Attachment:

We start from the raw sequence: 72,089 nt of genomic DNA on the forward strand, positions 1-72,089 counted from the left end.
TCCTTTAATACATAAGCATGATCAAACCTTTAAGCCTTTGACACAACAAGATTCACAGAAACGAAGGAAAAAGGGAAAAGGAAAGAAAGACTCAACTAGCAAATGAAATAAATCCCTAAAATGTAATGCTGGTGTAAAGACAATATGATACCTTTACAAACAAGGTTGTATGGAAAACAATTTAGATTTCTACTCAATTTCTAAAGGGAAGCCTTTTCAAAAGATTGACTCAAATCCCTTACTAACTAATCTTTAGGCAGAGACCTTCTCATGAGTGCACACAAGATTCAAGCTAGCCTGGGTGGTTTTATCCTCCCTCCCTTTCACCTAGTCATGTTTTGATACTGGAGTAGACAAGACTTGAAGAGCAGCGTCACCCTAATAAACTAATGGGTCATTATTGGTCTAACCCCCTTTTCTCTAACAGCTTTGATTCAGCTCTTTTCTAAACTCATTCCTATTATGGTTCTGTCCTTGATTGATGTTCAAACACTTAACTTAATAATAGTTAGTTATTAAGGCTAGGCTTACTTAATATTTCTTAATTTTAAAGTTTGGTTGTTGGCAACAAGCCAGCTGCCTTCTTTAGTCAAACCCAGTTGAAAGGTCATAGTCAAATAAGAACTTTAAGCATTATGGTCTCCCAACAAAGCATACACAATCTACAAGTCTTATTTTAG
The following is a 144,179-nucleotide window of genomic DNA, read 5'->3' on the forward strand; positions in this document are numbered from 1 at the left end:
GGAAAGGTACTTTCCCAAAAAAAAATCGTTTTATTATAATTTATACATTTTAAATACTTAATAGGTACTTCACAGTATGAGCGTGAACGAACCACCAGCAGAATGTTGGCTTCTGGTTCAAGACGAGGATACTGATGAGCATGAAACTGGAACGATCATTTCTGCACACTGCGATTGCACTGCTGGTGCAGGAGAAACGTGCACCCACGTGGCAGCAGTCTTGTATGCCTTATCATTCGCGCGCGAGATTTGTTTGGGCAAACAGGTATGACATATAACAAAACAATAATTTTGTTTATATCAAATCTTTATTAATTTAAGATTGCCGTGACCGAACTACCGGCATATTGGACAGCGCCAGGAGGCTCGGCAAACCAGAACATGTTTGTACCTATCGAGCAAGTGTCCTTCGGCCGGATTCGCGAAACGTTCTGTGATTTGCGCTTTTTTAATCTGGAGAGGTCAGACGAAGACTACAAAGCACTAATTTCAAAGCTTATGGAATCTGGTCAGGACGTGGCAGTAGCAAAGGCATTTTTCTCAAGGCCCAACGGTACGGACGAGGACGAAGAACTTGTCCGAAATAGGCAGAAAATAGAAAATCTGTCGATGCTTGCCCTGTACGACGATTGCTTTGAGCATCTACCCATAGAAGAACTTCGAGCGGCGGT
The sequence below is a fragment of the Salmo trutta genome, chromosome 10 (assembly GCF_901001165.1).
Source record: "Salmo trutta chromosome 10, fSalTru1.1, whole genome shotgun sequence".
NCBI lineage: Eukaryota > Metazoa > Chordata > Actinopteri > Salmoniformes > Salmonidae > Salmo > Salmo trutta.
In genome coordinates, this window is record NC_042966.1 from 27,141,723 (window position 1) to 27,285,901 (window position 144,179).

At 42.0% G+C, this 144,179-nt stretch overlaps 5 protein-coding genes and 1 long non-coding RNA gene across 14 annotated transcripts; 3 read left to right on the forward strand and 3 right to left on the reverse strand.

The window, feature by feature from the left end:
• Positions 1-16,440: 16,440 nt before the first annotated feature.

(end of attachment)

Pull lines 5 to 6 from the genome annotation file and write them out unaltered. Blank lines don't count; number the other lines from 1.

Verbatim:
The sequence below is a fragment of the Salmo trutta genome, chromosome 10 (assembly GCF_901001165.1).
Source record: "Salmo trutta chromosome 10, fSalTru1.1, whole genome shotgun sequence".